Canon offers the Rebel T3i with the EF-S 18-135mm IS Zoomas a step-up to the shorter 18-55mm lens (it's an actual kit at a special price). Aside from the extended telephoto range, is it worth spending an extra $250 for this upgrade?
If you want a single lens that ranges from an effective 29mm to 216mm range, non-rotating front objective lens (better for polarizing filters), and metal lens mount, then you might be tempted by this upgrade. But if you're looking for a bump in image quality over the 18-55mm kit lens, then hang on to your wallet: the two lenses are about the same in terms of sharpness and distortion control. Now that isn't necessarily bad news, since both the 18-55mm and 18-135mm are solid performers.
"Bee on Lavender" photographed with a Rebel T3i and 18-135mm EF-S zoom at 135mm wide open (f/5.6). ISO 500, 1/250th second. The Jpeg image was first processed in Aperture 3, with a bit of additional sharpening in Photoshop CS5. Click on image for larger version. Photo by Derrick Story.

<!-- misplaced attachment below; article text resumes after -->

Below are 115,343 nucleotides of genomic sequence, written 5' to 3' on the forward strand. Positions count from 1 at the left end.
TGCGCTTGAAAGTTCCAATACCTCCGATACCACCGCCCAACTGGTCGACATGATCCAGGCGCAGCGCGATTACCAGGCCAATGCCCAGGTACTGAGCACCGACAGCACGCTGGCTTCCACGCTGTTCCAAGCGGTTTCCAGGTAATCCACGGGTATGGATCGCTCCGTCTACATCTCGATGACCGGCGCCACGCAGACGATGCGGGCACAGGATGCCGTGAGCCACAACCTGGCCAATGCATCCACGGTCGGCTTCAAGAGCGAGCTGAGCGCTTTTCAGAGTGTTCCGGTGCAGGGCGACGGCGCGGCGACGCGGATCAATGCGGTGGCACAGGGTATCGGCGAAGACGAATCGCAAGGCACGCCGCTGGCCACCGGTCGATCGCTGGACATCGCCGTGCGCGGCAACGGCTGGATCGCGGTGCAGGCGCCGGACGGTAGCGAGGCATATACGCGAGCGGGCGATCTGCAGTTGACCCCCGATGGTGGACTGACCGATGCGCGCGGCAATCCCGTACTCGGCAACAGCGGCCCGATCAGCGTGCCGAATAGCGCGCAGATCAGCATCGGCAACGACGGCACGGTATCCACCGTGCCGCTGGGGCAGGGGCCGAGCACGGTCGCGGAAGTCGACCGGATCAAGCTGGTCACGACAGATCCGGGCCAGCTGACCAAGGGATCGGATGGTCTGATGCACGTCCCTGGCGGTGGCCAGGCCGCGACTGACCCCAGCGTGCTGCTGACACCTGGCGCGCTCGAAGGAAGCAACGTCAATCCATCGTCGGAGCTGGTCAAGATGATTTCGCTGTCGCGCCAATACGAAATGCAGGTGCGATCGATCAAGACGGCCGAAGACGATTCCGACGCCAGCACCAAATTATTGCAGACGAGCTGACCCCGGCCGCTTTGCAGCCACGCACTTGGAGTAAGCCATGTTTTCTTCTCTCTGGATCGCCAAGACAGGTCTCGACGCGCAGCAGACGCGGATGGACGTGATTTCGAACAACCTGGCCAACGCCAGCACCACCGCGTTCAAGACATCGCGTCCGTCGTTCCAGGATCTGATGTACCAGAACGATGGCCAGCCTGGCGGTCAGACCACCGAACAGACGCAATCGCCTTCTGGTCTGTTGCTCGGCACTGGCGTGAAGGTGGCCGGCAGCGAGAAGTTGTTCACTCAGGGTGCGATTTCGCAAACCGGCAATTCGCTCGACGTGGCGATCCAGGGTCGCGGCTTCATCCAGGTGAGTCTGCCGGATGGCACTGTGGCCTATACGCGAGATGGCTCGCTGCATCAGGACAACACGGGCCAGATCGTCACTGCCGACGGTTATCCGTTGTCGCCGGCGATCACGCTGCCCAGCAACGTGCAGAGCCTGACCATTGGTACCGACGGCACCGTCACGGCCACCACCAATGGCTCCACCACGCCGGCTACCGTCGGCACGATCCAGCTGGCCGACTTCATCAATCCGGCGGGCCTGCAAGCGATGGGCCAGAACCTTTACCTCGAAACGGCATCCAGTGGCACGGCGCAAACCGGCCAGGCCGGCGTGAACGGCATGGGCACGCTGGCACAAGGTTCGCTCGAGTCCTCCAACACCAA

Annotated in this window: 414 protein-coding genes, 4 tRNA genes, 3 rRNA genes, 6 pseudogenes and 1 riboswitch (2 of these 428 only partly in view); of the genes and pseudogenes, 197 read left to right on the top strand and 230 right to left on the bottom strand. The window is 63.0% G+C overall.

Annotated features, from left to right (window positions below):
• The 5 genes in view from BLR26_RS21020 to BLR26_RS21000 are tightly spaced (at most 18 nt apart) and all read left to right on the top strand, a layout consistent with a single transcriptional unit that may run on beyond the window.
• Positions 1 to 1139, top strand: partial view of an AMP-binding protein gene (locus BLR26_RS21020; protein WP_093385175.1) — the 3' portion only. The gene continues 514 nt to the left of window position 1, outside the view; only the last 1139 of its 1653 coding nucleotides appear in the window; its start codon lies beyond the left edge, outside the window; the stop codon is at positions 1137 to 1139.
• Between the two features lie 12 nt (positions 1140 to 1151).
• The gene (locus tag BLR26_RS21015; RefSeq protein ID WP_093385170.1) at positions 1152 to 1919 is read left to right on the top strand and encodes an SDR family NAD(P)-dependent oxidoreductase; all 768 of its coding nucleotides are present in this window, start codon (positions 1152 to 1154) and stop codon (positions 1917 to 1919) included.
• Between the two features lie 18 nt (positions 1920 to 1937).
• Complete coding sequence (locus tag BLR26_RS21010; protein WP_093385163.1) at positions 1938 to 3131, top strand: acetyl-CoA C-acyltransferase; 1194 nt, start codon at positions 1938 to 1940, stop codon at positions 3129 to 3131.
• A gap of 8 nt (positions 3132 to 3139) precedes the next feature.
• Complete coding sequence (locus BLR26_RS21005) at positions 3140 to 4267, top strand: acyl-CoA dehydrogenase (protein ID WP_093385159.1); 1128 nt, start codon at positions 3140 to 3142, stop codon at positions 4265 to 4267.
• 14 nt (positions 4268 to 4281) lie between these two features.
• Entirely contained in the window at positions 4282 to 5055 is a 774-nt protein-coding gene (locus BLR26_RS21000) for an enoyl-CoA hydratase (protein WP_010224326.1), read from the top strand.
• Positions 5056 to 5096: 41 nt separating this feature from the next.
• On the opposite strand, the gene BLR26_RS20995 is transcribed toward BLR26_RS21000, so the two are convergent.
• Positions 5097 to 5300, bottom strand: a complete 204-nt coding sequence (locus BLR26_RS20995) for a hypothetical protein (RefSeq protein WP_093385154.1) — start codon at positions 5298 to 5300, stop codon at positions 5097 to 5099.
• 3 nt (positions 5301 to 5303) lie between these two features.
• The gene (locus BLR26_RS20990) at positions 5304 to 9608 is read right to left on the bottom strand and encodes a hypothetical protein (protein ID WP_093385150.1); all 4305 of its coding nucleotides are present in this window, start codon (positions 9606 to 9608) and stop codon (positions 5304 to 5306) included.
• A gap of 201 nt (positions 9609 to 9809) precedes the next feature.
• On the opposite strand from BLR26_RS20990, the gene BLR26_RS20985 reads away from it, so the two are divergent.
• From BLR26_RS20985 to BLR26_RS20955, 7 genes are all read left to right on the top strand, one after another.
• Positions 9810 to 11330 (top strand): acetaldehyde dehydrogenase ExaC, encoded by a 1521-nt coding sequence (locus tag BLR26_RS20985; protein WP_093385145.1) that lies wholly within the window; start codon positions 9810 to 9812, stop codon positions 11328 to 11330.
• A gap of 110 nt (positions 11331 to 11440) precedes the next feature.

I've been testing the the 18-135mm on a Canon EOS Rebel T3i, and have enjoyed using it. Even though it's a bigger lens and does weigh more than the 18-55mm, it feels good on the Rebel body. And I liked not having to change lenses as often as I had previously with the shorter kit lens.
If you want to go to the next level of image quality, however, I recommend the EF-S 15-85mm zoom that has a wider angle of view, quiet USM focusing motor, better build, and better sharpness, especially on the corners. However, this zoom costs about 3X more ($795) because it isn't a kit option, and doesn't have the same reach as the 18-135mm.
So, for essentially $250 (when purchased as part of a kit), the 18-135mm is a very good deal. (Keep in mind if you buy the 18-135mm separately, it's about $650.) And after shooting with it for a few weeks, I would have a hard time going back to the shorter 18-55mm kit zoom. I'd consider the upgrade if you're looking at the new Rebels.